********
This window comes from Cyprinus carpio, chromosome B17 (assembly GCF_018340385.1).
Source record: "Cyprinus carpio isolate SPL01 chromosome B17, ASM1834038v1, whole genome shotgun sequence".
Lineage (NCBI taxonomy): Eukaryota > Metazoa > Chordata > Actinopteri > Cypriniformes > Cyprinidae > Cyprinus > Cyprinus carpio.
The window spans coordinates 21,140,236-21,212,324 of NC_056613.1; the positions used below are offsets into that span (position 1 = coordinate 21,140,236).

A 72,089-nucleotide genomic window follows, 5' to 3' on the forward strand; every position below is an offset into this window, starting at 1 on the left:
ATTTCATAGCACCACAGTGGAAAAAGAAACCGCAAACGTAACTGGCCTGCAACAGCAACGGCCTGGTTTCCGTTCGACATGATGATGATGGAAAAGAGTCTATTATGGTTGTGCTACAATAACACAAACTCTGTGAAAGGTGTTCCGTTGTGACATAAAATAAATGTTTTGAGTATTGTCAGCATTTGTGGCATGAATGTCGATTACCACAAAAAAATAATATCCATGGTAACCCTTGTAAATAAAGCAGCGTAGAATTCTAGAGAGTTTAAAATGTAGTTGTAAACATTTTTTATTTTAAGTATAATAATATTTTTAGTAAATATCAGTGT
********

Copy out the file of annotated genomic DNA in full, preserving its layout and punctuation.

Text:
This window comes from Cyprinus carpio, chromosome B17 (assembly GCF_018340385.1).
Source record: "Cyprinus carpio isolate SPL01 chromosome B17, ASM1834038v1, whole genome shotgun sequence".
Lineage (NCBI taxonomy): Eukaryota > Metazoa > Chordata > Actinopteri > Cypriniformes > Cyprinidae > Cyprinus > Cyprinus carpio.
The window spans coordinates 21,140,236-21,212,324 of NC_056613.1; the positions used below are offsets into that span (position 1 = coordinate 21,140,236).

A 72,089-nucleotide genomic window follows, 5' to 3' on the forward strand; every position below is an offset into this window, starting at 1 on the left:
ATTTCATAGCACCACAGTGGAAAAAGAAACCGCAAACGTAACTGGCCTGCAACAGCAACGGCCTGGTTTCCGTTCGACATGATGATGATGGAAAAGAGTCTATTATGGTTGTGCTACAATAACACAAACTCTGTGAAAGGTGTTCCGTTGTGACATAAAATAAATGTTTTGAGTATTGTCAGCATTTGTGGCATGAATGTCGATTACCACAAAAAAATAATATCCATGGTAACCCTTGTAAATAAAGCAGCGTAGAATTCTAGAGAGTTTAAAATGTAGTTGTAAACATTTTTTATTTTAAGTATAATAATATTTTTAGTAAATATCAGTGT